Athens-Clarke County commissioners are leaning toward substantial cuts in recommended sales tax funding for a rail-trail project and expansion of the county’s greenway network as a trade-off for ensuring money for a downtown Athens streetscape improvement project.
With a list of recommendations from a citizens advisory committee as a starting point, commissioners are working toward an Aug. 1 meeting where they will set the final list of projects that would be funded if voters approve a 1 percent Transportation-Special Purpose Local Option Sales Tax in a November referendum.
Commissioners spent nearly two hours on Tuesday developing some consensus on a list of TSPLOST projects. That work will continue at the commission’s July 18 agenda-setting session, and commissioners decided Tuesday to add a July 25 meeting to their TSPLOST deliberations.
At the most recent meeting, commissioners discussed cutting deeply into the funding recommendation for the local section of the Firefly Trail, a paved bicycle and pedestrian pathway that will roughly follow the long-abandoned Georgia Railroad railbed from the eastern end of downtown Athens through the city of Winterville to the Oglethorpe County line. Ultimately, the local section of the Firefly Trail could become part of a 39-mile paved pathway ending in Union Point.
The TSPLOST citizens advisory committee had recommended allocating $16.8 million in TSPLOST funding to the Firefly Trail. On Commissioners reached some agreement to cut that allocation to $11.4 million.
The Oconee Rivers Greenway network, a $12 million funding recommendation from the TSPLOST committee, could be cut to $10 million.
“I’m not sure whey we’re funding the greenway with this at all,” said Commissioner Jerry NeSmith, suggesting greenway projects would find their way into regular special-purpose local option sales tax referendums.
The county is currently collecting a SPLOST, with those collections likely to continue through early 2020.
Other major downward adjustments to the committee’s TSPLOST recommendations considered by the commission Tuesday include:
- Trimming funding for pedestrian infrastructure improvements by $4.25 million, dropping the advisory committee’s $11.25 million recommendation to $7 million.
- Cutting committee-recommended outlays of more than $12.5 million for public transit improvements, including new bus purchases and improvements to bus stops, by more than $4.5 million.
- Cuts in funding for bicycle infrastructure improvements to $6 million, $1.5 million below the committee’s recommended allocation.
- In other discussion Tuesday, commissioners looked at adding some project proposals rejected by the advisory committee back onto the project list.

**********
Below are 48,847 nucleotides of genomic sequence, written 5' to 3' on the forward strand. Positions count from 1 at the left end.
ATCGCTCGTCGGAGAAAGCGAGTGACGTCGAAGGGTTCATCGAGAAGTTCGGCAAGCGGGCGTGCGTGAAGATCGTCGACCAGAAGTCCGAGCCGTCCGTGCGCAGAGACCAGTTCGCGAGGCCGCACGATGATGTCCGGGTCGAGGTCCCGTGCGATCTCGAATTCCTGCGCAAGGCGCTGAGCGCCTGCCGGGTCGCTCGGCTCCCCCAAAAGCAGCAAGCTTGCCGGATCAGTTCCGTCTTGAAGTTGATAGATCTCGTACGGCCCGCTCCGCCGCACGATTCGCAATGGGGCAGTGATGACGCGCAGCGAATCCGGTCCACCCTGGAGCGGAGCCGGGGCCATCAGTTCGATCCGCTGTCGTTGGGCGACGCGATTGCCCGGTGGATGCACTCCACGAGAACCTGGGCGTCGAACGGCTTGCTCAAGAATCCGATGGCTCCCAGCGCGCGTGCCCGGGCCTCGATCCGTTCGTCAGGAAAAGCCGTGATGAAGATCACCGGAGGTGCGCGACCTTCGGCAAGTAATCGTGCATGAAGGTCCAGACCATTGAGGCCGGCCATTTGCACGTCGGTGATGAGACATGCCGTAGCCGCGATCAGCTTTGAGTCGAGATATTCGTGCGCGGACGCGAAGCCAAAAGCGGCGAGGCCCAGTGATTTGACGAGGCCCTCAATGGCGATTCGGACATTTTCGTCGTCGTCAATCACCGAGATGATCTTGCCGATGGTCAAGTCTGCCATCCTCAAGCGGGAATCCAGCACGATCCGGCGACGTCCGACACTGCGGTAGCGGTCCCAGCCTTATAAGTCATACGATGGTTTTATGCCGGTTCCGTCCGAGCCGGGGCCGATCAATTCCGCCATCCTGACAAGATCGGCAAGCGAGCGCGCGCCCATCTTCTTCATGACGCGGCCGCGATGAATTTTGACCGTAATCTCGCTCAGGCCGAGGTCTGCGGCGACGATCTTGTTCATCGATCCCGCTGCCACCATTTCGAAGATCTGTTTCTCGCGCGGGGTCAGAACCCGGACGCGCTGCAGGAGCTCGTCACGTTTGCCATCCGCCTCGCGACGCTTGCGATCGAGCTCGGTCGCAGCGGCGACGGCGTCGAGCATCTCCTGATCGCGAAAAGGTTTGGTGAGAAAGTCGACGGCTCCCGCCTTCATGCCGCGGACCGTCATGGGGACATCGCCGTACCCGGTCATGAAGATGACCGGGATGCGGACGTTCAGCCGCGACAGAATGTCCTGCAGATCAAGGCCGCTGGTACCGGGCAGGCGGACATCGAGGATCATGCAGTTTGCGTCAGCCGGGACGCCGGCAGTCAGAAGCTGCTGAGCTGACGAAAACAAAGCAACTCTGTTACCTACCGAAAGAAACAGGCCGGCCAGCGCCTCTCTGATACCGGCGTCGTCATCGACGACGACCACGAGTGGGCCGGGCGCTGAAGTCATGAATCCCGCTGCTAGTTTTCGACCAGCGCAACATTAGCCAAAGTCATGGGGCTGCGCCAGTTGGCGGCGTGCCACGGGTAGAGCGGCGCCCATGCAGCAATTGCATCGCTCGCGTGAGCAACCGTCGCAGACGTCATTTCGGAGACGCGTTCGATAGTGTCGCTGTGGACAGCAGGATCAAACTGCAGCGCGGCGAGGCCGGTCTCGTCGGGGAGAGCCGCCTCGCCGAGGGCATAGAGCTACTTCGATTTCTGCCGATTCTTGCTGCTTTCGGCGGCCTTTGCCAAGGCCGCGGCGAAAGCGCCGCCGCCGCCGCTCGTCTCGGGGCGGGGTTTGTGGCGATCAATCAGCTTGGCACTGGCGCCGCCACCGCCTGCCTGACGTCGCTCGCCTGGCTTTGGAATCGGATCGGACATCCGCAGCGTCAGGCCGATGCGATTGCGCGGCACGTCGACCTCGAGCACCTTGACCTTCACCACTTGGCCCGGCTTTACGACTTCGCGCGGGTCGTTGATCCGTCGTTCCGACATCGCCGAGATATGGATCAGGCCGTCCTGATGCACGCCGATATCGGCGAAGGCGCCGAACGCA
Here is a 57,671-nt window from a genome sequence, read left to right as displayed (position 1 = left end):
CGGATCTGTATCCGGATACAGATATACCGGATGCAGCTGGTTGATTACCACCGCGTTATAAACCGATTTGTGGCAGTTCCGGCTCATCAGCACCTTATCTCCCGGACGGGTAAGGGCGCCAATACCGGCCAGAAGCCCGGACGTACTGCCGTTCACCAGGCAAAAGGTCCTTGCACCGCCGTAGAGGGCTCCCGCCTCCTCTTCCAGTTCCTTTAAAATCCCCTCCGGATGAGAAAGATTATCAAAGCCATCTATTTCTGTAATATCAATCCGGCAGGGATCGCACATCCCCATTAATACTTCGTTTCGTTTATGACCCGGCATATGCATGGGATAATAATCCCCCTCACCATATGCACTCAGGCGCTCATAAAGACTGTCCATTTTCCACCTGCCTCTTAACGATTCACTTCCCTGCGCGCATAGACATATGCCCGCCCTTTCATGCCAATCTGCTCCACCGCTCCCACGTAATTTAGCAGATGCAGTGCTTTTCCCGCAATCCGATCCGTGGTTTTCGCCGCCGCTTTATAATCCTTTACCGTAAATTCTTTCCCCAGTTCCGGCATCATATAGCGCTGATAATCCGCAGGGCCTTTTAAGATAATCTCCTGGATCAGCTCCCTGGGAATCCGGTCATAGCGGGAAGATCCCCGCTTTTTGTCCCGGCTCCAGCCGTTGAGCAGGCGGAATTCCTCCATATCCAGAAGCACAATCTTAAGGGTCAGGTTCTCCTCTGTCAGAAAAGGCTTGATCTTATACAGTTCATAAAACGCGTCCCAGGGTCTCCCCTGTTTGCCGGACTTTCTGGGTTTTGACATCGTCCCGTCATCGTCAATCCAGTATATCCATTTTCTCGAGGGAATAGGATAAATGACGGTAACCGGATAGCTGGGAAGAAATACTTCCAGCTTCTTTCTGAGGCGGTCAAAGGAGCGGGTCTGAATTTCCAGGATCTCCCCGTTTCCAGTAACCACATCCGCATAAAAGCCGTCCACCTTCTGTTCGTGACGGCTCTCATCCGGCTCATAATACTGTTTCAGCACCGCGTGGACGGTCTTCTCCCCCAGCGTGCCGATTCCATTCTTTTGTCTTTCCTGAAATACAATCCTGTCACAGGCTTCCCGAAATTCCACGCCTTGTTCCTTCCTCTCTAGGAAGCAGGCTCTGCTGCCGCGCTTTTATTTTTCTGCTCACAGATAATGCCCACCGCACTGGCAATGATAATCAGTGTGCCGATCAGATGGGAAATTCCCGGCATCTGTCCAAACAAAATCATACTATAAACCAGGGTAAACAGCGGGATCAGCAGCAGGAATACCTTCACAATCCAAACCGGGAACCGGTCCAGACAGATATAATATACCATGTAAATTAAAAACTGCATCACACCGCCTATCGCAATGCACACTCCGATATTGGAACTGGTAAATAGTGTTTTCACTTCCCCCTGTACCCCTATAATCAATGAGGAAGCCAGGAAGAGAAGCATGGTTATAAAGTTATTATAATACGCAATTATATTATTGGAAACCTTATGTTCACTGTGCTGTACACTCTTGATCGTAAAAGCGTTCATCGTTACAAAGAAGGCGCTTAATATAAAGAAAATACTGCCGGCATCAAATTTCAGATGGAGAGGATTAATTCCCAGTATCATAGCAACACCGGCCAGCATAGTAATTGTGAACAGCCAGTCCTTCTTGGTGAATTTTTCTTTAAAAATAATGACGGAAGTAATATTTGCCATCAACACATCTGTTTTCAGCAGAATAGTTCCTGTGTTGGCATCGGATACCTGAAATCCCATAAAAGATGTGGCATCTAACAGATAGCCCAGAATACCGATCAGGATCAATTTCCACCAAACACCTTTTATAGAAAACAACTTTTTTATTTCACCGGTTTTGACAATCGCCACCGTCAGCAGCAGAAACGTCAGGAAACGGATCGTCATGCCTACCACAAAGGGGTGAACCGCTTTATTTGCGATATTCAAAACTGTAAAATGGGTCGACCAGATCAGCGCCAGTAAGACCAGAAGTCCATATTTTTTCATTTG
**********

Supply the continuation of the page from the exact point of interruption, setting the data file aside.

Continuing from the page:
Proposals vetted by the advisory committee came from county government departments, local alternative transportation advocates, and individual citizens. The committee worked through an initial list of 36 projects, totaling more than $257 million in projected costs, to arrive at a 14-project list totaling slightly more than $104 million, the amount the tax is projected to raise during its five-year span if it wins voter approval in November.
Projects commissioners are considering adding back to a final list of recommended projects include the $7.4 million proposed for a massive roadway and pedestrian infrastructure improvement project in downtown Athens concentrated along Clayton Street. The project was included in a previous SPLOST initiative, but was abandoned after bids came in far higher than the amount then budgeted for the work.
If the $7.4 million in TSPLOST funds is steered toward the streetscape project, it would be augmented with $5 million in already-available SPLOST dollars.
It’s possible, though, that with county crews doing some of the work, bids for the project could come in at less than the rejected 2015 bid, Athens-Clarke County Manager Blaine Williams told commissioners Tuesday.
“We think we can do better,” Williams told commissioners, but the county’s plan remains to steer $12 million to the project.
“We don’t want to leave it short,” Williams said.
Other projects that commissioners are considering adding back into the proposed project list include:
- A $6 million outlay to replace the aging bridge over the railroad tracks on Tallassee Road near the Athens Perimeter.
- Slightly more than $1 million for traffic signal and traffic control replacement.
- A $2.5 million proposal to install a roundabout at Whitehall Road and South Milledge Avenue in the eastern edge of the county.
- A $5 million initiative to improve existing roadways across the county.
By the end of Tuesday’s informal discussion, commissioners had developed a recommended project list that falls within the anticipated TSPLOST revenue. If the levy is approved by voters in November, collections would begin in April 2018.